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Pediatrics ; 150, 2022.
Article in English | ProQuest Central | ID: covidwho-2162663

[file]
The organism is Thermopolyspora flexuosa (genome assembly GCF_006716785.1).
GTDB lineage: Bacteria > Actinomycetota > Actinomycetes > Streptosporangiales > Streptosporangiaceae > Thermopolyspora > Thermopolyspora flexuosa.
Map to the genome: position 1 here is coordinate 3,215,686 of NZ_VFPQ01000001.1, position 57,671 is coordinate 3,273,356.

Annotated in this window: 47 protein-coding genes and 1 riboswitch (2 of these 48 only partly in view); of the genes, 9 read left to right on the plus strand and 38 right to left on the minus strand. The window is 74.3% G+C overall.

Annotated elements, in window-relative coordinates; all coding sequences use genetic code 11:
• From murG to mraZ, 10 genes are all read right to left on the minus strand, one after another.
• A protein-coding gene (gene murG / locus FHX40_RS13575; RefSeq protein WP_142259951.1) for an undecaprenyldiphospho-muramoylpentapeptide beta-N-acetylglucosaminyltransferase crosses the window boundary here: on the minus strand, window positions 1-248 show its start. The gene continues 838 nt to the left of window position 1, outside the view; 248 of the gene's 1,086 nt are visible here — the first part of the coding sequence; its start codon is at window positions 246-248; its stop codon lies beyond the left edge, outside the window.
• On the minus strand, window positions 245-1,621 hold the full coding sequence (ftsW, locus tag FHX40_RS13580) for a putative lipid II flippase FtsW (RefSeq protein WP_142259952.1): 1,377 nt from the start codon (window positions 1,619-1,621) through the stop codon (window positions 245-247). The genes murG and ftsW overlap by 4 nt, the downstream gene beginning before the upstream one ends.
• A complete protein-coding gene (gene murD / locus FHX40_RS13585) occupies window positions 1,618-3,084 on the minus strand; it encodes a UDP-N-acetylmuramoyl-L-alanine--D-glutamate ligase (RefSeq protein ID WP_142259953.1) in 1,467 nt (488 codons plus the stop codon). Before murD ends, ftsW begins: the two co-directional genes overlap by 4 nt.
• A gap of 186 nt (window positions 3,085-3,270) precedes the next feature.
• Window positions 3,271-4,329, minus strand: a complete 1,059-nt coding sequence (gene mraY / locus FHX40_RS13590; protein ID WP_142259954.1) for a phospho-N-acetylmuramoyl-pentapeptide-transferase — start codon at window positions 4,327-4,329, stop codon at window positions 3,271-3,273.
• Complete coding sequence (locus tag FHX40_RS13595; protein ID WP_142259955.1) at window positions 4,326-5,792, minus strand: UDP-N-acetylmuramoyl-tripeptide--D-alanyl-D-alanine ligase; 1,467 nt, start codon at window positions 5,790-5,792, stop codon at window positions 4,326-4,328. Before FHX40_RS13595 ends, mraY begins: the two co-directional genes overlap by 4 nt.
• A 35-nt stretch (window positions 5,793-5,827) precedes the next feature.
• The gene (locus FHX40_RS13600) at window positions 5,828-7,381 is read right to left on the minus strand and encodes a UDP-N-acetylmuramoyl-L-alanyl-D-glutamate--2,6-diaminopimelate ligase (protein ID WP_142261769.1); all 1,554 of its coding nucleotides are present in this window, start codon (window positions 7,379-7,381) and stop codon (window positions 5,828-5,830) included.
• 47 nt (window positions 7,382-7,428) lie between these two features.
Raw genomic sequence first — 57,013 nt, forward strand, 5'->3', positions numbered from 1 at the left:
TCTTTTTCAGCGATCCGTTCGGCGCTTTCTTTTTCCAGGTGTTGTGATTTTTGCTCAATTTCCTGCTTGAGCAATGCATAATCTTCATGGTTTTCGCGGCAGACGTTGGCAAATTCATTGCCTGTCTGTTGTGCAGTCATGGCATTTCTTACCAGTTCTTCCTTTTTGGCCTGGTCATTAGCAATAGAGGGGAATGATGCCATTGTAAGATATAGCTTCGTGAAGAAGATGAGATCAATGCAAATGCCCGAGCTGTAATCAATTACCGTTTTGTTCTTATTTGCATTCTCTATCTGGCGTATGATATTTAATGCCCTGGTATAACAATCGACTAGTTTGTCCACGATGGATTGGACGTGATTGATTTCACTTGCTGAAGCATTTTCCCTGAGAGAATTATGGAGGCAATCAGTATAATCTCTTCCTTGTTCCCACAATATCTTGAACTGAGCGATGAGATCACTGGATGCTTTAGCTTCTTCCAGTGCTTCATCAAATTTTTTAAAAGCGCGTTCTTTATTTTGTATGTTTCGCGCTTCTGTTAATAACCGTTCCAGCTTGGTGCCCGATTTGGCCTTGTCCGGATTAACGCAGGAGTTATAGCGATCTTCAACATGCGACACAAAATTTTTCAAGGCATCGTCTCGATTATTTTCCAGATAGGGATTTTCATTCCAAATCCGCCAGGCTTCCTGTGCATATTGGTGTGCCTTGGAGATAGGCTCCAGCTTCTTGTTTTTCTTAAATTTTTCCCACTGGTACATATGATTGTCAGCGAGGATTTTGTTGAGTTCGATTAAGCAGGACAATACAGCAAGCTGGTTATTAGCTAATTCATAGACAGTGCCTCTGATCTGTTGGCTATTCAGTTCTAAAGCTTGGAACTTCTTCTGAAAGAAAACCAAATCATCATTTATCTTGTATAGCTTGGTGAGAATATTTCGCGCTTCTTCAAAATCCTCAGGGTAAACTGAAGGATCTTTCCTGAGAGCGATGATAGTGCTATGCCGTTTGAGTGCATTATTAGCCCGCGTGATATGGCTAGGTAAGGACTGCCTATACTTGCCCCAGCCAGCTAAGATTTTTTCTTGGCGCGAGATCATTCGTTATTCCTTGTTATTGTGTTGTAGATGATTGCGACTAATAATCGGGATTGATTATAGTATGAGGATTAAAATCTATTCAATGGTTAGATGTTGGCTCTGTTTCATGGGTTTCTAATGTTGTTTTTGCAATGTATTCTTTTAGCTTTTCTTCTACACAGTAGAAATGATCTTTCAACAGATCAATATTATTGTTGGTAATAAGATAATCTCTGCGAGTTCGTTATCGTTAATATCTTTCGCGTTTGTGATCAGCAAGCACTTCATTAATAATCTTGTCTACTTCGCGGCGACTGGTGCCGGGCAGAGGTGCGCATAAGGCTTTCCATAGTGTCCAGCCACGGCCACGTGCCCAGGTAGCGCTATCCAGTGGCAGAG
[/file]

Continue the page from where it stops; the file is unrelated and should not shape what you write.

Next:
PURPOSE OF STUDY: To summarize the evidence on treatments for multisystem inflammatory syndrome (MIS-C) associated with severe acute respiratory syndrome coronavirus 2 (SARS-CoV-2) in children. STUDY POPULATION: Pediatric patients with suspected MIS-C or other inflammatory illness after SARS-CoV-2 infection between June 20th, 2020 and February 24th, 2021. METHODS: Pediatricians worldwide were invited to upload their data into a central database for any pediatric patient with suspected MIS-C or any inflammatory disease after SARS-CoV-2 infection. Deidentified data, including demographics, clinical features, laboratory results, treatments (including intravenous immunoglobulin [IVIG], glucocorticoid, and biologic medications), and hospital stay length were collected and analyzed. Three primary treatment groups were compared: IVIG alone, IVIG plus glucocorticoid, and glucocorticoid alone, with IVIG alone classified as primary treatment based upon prestudy acceptance of IVIG as a primary treatment. Day 0 was considered the first calendar day of treatment of each treatment modality. There were 2 primary outcomes: (1) inotropic or mechanical ventilation (invasive or noninvasive) by day 2 or later or death;(2) reduction in disease severity on a seven-point scale between day 0 and 2. A subgroup analysis of only those meeting World Health Organization (WHO) criteria for MIS-C were included. Secondary outcomes included trends in inflammatory markers, escalation of immunomodulators, time to decrease in disease severity by 1 point, left ventricular dysfunction on echocardiogram, coronary artery aneurysm after treatment and increase in cardiorespiratory support after day 0. RESULTS: A total of 614 patients, among 81 hospitals in 34 countries, had suspected MIS-C. Of these, 246 received primary treatment with IVIG, 208 with IVIG plus glucocorticoid, and 99 with glucocorticoid alone. An additional 22 patients received immunomodulators, and 39 patients received no immunomodulatory treatment. Troponin levels and percentage of patients on inotropic agents on day 0 were higher in the IVIG plus glucocorticoid group. The first primary outcome occurred in 56 patients with IVIG plus glucocorticoid (odds ratio [OR] 0.77 compared with IVIG alone;95% confidence interval [CI], 0.33 to 1.82) and in 17 patients on glucocorticoids alone (OR 0.54;95% CI, 0.22 to 1.33). In the subgroup analysis, 490 (80%) patients met WHO criteria for MIS-C and the first primary outcome occurred in 40 patients on IVIG and glucocorticoids (OR 0.95) and in 12 patients on glucocorticoids alone (OR 0.3). The second primary outcome occurred in 54 patients on IVIG plus glucocorticoids (OR 0.9) and in 20 patients on glucocorticoids alone (OR 0.93) among the entire group. In the subgroup that met MIS-C criteria, a second primary outcome event occurred in 52 patients on IVIG plus glucocorticoids (OR 1.09) and in 16 patients on glucocorticoids alone (OR 1.95). Regarding secondary outcomes, escalation of immunomodulatory treatment was less common in IVIG plus glucocorticoids (OR 0.18), though inconclusive in the glucocorticoid versus IVIG group (OR 1.31). There was no clear difference in inflammatory markers, inotropic support, or mechanical ventilation in groups who had escalation of care by day 2 versus those without escalation in care. CONCLUSIONS: There were no significant differences in the primary outcomes for patients receiving IVIG alone, IVIG plus glucocorticoids, or glucocorticoids alone. When restricted to only those who met WHO MIS-C criteria, there was modest evidence of benefit in use of glucocorticoids compared with IVIG alone. There were no major differences in secondary outcomes, with the exception of lower odds of immunomodulatory treatment escalation in patients in IVIG plus glucocorticoids.